Those years, my body was a precision tool navigating through mountains and deserts. I produced many smaller pieces that I never gave a second thought to. They were as necessary as breathing, and as unassuming. The drawings, unlike my magisterial grand subjects, stand up well today. Simultaneously of course, I was trying to do yet another named Chapter. I called it The Sea of Dreams. The actual "The Sea of Dreams"  painting was a giant ridiculous failure of a piece,  personally beautiful to me, absurdly unfinished, and finally, completely non archival.  This Sea of Dreams went nowhere. And finally, I had to give it all up in order to learn a trade whereby I could pay my rent. Perhaps this was the official entry into middle years, adulthood, dark ages. But like the actual Dark Ages, they were not really dark, My way in the visual world continued but was small, incremental, questioning, and humble. Sad in a way, but not paralyzing. High hopes dashed.


I


                                                        WahWah Range. Watercolor, 10" X 7".

Traveling through Southern Utah looking for Bristlecone pine  


 

The underneath is always doing something that the head knows nothing about.
The navigation of mountains was the true sea of dreams, not the image.....linked by trail, maps and ability, love of place. Local exploring was the best, a set of double ropes, a piece of rock that was mostly spurned by more important climbers, fun all day, tired sleep after work in the restaurant, or later the hospital.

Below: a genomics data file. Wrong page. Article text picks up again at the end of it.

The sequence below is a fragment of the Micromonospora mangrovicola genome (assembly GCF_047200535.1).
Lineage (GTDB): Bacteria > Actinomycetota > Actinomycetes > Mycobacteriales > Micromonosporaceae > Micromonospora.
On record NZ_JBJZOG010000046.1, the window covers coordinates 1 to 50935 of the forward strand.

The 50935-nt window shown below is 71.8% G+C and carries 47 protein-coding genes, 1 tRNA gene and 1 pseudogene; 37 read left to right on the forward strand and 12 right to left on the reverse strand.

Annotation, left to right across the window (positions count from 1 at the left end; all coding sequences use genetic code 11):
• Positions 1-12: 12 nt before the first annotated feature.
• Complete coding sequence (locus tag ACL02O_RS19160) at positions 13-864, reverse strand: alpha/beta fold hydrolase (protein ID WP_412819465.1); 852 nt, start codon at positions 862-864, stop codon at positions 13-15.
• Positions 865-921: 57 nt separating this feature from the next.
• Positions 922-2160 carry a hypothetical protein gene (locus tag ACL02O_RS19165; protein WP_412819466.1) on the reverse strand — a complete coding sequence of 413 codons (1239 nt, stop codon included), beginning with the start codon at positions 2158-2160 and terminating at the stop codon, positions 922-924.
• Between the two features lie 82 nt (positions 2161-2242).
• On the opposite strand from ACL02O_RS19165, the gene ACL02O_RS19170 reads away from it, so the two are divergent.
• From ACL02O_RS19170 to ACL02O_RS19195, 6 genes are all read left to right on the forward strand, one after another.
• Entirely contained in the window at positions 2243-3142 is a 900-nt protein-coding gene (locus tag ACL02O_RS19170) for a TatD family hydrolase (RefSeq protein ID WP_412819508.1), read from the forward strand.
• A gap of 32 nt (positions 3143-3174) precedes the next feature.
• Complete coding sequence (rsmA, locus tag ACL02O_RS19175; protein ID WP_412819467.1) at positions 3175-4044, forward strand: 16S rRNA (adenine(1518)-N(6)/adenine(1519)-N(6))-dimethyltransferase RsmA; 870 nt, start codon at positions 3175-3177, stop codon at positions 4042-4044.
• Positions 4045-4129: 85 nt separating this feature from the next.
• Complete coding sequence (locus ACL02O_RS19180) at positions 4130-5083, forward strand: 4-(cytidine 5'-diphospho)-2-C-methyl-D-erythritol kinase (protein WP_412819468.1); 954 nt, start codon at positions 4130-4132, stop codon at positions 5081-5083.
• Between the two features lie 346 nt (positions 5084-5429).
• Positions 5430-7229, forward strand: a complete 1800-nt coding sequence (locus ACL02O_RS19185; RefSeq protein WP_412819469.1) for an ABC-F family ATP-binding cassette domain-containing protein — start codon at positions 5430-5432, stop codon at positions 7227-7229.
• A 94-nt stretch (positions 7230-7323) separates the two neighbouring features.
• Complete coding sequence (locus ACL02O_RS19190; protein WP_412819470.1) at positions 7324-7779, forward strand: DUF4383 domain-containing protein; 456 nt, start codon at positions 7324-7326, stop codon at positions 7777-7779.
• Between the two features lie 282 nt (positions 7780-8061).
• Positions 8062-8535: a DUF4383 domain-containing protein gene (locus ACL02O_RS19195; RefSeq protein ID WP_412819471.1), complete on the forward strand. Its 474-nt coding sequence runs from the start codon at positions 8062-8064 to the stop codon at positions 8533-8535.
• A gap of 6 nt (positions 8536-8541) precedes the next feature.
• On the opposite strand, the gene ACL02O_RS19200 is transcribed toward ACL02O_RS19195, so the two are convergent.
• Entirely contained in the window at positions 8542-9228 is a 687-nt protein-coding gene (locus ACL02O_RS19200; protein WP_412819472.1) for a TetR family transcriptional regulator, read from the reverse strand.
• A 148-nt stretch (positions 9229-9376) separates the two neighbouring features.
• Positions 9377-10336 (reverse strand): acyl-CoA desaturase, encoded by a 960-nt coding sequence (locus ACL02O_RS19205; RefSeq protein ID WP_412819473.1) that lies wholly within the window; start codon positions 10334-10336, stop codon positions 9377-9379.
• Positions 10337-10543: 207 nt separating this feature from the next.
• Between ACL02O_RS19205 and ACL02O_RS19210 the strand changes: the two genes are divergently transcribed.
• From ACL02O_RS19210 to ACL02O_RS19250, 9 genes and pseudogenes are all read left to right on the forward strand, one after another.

How long could this go on? The exact moment in time in a specific physical setting.  Something would catch me over. I would literally swoon, in love, No season was too unimportant for my restless eye and willing feet.



There is something about continuity because that is what you know...... But why are you still in that game?
The world caught up with the  young woman who thought that the beauty placed before her was for free.
Long ago this land was something else.

The sunken and rusted fences of a west coast world have made their way into my awareness.  

Life anywhere at anytime indifferently follows and creates our paths of least resistance.
But then there we are with an absolutely unique story to be told. All of us.

 

The Now
I  spent several years taking multimedia classes at Berkeley City College. I learned about many ways to interact with digital tools, from designing web pages to small animations. The tools were interestingly strange, and exposed different sides of what I could express.  The camera, the written word, animation, painting – it all is coming together and breaking apart. Collage, masking, notebooks filled with drawings from the past and present chatter to be opened and magicked into a second existence with other treatments.

An installation - showed at Sweeties Bar in San Francisco - which I had never bothered to photograph, became a sticker. An idea which never had a proper medium (for 20 years!) now can become a short projection.

I spend my time scheming, writing, making stuff by any available means.  Anywhere you find me, it more likely might be outside sniffing around a forgotten shoreline, or back in the shop cutting, gluing, scribbling something or another. Making electronic collage. Going outside to see the world as it is, not some preserve separate from humanity.

 

I work with the very young. I can be taught, I ride on the sea, love my friends.

 

What piece of luck came my way through no virtue or choice?

Lucky Star is my new fun business venture -  

decals, designs, and collaborations.